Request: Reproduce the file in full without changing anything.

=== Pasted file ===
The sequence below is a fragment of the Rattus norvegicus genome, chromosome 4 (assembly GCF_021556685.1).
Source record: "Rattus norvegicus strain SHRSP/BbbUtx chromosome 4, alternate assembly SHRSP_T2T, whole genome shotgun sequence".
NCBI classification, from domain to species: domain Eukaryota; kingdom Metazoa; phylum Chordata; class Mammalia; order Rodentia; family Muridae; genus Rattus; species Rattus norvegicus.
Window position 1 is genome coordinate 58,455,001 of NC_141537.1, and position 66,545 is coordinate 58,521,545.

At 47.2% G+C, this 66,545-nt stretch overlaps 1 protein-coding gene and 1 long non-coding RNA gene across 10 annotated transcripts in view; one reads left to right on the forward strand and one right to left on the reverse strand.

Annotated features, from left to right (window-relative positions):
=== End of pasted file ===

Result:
The sequence below is a fragment of the Rattus norvegicus genome, chromosome 4 (assembly GCF_021556685.1).
Source record: "Rattus norvegicus strain SHRSP/BbbUtx chromosome 4, alternate assembly SHRSP_T2T, whole genome shotgun sequence".
NCBI classification, from domain to species: domain Eukaryota; kingdom Metazoa; phylum Chordata; class Mammalia; order Rodentia; family Muridae; genus Rattus; species Rattus norvegicus.
Window position 1 is genome coordinate 58,455,001 of NC_141537.1, and position 66,545 is coordinate 58,521,545.

At 47.2% G+C, this 66,545-nt stretch overlaps 1 protein-coding gene and 1 long non-coding RNA gene across 10 annotated transcripts in view; one reads left to right on the forward strand and one right to left on the reverse strand.

Annotated features, from left to right (window-relative positions):